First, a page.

“Everybody knows” is the sign of the demagogue. If patriotism is the last refuge of the scoundrel, common sense is probably the second-last. Common sense means not having to explain, research, analyze, demonstrate, prove. Everybody knows, don’t they?

The art of politics

Posted on August 2, 2019 by roncw

The NY Times columnists, a dozen or more,  rate the performances of the Democratic candidates as if they are auditioning for a theatrical performance. They answer questions that include ideas, but their responses are judged on body language and seeming sincerity. The ideas are selected from a list of alternatives, and the candidates are given 90 seconds to extemporize on their choice. They are not expected to sustain an argument, or to hear and respond to lines of reasoning from the other candidates.

John Turner, Ed Broadbent, Brian Mulroney debate free trade (NAFTA) in 1988

John Turner, Ed Broadbent, Brian Mulroney debate free trade (NAFTA) in 1988

I remember with fondness an election debate with Mulroney, Broadbent and Turner, the trio I satirized in my play The Beavers. I would have been happy to have had them at our dinner table, discussing with intelligence and insight the issues of the day—in two languages! I disagreed with some of what was said, agreed with some, but overall I was proud that our election was being conducted on that level.

That’s gone now, especially in the US. Some of the candidates are capable of that level of discussion, but they wisely eschew it. They know that only the soundbites matter, and that they deliver them without flinching.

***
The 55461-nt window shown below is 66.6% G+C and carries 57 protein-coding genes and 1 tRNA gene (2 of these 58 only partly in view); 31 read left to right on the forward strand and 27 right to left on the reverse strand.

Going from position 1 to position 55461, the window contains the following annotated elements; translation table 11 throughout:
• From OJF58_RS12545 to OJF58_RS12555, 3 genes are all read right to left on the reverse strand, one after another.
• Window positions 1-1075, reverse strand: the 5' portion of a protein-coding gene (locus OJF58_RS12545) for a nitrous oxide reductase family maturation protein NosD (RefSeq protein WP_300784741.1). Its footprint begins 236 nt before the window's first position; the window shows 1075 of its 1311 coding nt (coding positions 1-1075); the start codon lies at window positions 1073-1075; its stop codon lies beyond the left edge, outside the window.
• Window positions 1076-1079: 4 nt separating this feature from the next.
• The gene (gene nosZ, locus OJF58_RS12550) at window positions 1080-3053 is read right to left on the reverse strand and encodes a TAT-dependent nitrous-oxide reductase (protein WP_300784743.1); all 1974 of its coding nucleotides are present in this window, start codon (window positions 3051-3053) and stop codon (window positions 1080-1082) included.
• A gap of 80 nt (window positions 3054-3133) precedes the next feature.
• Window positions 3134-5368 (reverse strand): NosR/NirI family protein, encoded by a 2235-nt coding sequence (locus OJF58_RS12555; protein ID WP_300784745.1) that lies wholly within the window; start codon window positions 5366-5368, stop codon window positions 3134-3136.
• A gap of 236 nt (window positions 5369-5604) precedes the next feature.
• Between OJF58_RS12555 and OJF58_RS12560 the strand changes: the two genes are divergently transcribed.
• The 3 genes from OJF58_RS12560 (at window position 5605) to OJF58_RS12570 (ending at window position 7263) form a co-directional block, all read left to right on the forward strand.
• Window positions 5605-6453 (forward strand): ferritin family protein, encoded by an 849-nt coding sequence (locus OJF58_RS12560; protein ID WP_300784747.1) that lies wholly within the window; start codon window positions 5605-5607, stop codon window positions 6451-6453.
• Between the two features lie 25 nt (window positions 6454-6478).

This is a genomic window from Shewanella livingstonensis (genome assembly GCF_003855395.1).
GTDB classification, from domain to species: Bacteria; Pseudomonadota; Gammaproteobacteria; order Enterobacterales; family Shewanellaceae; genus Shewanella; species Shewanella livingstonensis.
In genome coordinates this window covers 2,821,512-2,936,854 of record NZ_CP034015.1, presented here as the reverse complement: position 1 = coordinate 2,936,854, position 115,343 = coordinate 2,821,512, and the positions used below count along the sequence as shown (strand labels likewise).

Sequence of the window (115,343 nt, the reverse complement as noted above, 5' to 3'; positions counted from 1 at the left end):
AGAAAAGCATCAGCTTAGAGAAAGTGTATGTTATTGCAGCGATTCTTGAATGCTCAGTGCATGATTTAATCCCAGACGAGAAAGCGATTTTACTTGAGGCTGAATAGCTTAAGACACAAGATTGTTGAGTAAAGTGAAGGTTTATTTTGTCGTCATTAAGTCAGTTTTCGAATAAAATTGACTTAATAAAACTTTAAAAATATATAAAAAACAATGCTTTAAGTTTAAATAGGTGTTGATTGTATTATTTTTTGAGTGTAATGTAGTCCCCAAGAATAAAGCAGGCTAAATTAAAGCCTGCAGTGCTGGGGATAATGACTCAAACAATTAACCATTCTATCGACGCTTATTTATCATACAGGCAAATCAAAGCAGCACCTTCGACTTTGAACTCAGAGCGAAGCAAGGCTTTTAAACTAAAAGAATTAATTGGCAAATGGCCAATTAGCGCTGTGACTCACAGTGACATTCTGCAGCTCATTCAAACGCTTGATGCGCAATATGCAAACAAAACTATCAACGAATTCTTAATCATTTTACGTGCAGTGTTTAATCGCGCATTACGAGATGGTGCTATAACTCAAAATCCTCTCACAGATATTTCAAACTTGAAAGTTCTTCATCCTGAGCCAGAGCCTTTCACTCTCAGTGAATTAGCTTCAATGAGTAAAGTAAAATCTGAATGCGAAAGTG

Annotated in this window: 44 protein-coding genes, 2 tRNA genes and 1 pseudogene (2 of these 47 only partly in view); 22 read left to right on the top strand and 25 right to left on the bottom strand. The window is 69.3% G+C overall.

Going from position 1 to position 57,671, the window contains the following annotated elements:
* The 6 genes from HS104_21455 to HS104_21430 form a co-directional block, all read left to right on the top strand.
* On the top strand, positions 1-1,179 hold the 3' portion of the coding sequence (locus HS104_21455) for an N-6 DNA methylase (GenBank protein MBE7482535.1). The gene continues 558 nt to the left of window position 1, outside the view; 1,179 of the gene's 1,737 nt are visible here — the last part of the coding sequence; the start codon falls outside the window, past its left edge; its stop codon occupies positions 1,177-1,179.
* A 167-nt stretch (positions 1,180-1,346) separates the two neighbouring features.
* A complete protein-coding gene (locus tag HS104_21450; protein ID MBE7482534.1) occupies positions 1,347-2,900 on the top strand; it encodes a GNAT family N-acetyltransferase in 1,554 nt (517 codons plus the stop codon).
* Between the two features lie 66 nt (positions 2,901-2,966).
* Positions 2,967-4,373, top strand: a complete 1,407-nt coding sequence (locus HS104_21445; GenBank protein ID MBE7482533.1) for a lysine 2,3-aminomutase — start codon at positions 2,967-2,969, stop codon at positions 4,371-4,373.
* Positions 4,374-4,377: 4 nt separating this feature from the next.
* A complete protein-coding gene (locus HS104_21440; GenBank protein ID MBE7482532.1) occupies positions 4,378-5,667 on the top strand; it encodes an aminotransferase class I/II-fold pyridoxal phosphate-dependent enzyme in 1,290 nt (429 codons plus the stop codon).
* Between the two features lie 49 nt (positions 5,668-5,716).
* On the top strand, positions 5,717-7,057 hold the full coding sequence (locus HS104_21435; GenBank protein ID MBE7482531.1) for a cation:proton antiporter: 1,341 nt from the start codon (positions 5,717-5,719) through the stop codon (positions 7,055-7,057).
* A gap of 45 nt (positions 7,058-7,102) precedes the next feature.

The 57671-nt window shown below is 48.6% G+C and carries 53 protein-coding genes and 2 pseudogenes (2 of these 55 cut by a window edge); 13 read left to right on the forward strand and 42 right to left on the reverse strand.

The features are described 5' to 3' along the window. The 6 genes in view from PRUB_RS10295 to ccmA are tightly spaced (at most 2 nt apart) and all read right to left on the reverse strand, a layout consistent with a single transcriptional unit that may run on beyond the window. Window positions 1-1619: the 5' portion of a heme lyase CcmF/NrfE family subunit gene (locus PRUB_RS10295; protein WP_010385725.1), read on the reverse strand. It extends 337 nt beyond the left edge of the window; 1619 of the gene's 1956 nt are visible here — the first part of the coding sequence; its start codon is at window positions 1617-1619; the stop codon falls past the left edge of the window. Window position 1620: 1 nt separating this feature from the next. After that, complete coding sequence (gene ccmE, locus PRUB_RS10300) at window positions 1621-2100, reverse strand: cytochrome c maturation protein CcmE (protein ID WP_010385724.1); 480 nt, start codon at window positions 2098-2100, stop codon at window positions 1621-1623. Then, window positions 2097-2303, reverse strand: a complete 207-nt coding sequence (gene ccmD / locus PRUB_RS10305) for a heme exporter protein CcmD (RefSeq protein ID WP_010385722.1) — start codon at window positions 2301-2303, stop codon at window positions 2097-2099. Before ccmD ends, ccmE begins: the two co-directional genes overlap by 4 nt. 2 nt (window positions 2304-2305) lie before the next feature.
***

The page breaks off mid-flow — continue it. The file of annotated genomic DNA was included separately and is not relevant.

So what? So what if all is fabricated? So what if there is no ground to stand on, no memory beyond yesterday? So what if everyone is entitled to an opinion, and we pick the ones we find most attractive?

Since most of us do not care to live in a real world (although we do), maybe the politician who offers the most attractive fantasy to the greatest number of people should be the one elected.

Reality is that shadowy, ungraspable world that will inevitable determine our fate, but we seem to have given up trying to approach it. Science and philosophy, both fundamentally driven by a commitment to consistency, are increasingly ignored. In their place we have inspiration and invention. In other words (heaven help us), art.

Playing Real Good for Free

One of the pleasures of our 10-day stay in Lisbon was the quality of the street music all over the city. Best of all was a really fine ensemble from Cabo Verde playing near the waterfront, Nôs Raíz. We listened to their concert for about 40 minutes and bought a CD, which turns out to be very well produced. The woman on the left had the job of selling the CDs.

Nôs Raíz playing in Lisbon.

Nôs Raíz playing in Lisbon.

Joni Mitchell sings a lovely song called “For Free”, about seeing a street musician playing a clarinet.